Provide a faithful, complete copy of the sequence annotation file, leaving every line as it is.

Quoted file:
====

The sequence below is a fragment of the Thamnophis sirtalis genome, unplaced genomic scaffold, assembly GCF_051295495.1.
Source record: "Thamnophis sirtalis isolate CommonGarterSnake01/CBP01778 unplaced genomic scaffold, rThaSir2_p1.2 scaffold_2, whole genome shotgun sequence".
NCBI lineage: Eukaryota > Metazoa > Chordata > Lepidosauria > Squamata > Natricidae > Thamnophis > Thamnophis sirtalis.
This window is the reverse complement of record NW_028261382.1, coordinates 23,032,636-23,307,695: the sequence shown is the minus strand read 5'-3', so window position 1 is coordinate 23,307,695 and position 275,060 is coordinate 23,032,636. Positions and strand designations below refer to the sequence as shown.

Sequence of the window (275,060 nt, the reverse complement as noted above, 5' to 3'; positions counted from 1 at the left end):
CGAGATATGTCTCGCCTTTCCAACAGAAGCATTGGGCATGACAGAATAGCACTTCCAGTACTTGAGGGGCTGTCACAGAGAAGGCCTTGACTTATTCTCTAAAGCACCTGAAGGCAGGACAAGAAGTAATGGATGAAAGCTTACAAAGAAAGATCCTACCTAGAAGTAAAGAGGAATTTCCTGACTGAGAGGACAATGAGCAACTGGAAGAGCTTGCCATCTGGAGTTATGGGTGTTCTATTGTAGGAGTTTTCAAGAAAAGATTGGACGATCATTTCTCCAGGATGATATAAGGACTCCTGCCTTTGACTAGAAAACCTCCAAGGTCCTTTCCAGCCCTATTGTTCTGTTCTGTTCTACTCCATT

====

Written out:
The sequence below is a fragment of the Thamnophis sirtalis genome, unplaced genomic scaffold, assembly GCF_051295495.1.
Source record: "Thamnophis sirtalis isolate CommonGarterSnake01/CBP01778 unplaced genomic scaffold, rThaSir2_p1.2 scaffold_2, whole genome shotgun sequence".
NCBI lineage: Eukaryota > Metazoa > Chordata > Lepidosauria > Squamata > Natricidae > Thamnophis > Thamnophis sirtalis.
This window is the reverse complement of record NW_028261382.1, coordinates 23,032,636-23,307,695: the sequence shown is the minus strand read 5'-3', so window position 1 is coordinate 23,307,695 and position 275,060 is coordinate 23,032,636. Positions and strand designations below refer to the sequence as shown.

Sequence of the window (275,060 nt, the reverse complement as noted above, 5' to 3'; positions counted from 1 at the left end):
CGAGATATGTCTCGCCTTTCCAACAGAAGCATTGGGCATGACAGAATAGCACTTCCAGTACTTGAGGGGCTGTCACAGAGAAGGCCTTGACTTATTCTCTAAAGCACCTGAAGGCAGGACAAGAAGTAATGGATGAAAGCTTACAAAGAAAGATCCTACCTAGAAGTAAAGAGGAATTTCCTGACTGAGAGGACAATGAGCAACTGGAAGAGCTTGCCATCTGGAGTTATGGGTGTTCTATTGTAGGAGTTTTCAAGAAAAGATTGGACGATCATTTCTCCAGGATGATATAAGGACTCCTGCCTTTGACTAGAAAACCTCCAAGGTCCTTTCCAGCCCTATTGTTCTGTTCTGTTCTACTCCATT